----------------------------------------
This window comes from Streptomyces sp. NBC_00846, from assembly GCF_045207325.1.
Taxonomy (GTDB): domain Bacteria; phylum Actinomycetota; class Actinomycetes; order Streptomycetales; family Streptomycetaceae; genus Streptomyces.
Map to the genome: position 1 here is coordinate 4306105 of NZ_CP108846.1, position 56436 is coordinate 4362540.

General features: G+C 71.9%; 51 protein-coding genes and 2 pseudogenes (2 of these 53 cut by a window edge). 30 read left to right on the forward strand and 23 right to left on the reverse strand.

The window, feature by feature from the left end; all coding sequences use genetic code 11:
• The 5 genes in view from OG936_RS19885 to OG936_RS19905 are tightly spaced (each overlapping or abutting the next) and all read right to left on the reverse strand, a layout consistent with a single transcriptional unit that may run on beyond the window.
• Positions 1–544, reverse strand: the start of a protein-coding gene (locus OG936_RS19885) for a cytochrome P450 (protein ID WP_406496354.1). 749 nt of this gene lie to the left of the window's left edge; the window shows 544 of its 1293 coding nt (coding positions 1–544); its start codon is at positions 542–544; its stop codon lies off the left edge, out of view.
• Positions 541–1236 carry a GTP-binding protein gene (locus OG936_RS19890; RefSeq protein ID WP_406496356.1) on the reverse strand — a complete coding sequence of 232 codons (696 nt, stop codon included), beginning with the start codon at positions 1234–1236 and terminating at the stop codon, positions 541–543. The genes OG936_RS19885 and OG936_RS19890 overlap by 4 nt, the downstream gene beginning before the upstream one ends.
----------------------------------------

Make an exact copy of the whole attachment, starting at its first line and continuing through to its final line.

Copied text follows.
This window comes from Streptomyces sp. NBC_00846, from assembly GCF_045207325.1.
Taxonomy (GTDB): domain Bacteria; phylum Actinomycetota; class Actinomycetes; order Streptomycetales; family Streptomycetaceae; genus Streptomyces.
Map to the genome: position 1 here is coordinate 4306105 of NZ_CP108846.1, position 56436 is coordinate 4362540.

General features: G+C 71.9%; 51 protein-coding genes and 2 pseudogenes (2 of these 53 cut by a window edge). 30 read left to right on the forward strand and 23 right to left on the reverse strand.

The window, feature by feature from the left end; all coding sequences use genetic code 11:
• The 5 genes in view from OG936_RS19885 to OG936_RS19905 are tightly spaced (each overlapping or abutting the next) and all read right to left on the reverse strand, a layout consistent with a single transcriptional unit that may run on beyond the window.
• Positions 1–544, reverse strand: the start of a protein-coding gene (locus OG936_RS19885) for a cytochrome P450 (protein ID WP_406496354.1). 749 nt of this gene lie to the left of the window's left edge; the window shows 544 of its 1293 coding nt (coding positions 1–544); its start codon is at positions 542–544; its stop codon lies off the left edge, out of view.
• Positions 541–1236 carry a GTP-binding protein gene (locus OG936_RS19890; RefSeq protein ID WP_406496356.1) on the reverse strand — a complete coding sequence of 232 codons (696 nt, stop codon included), beginning with the start codon at positions 1234–1236 and terminating at the stop codon, positions 541–543. The genes OG936_RS19885 and OG936_RS19890 overlap by 4 nt, the downstream gene beginning before the upstream one ends.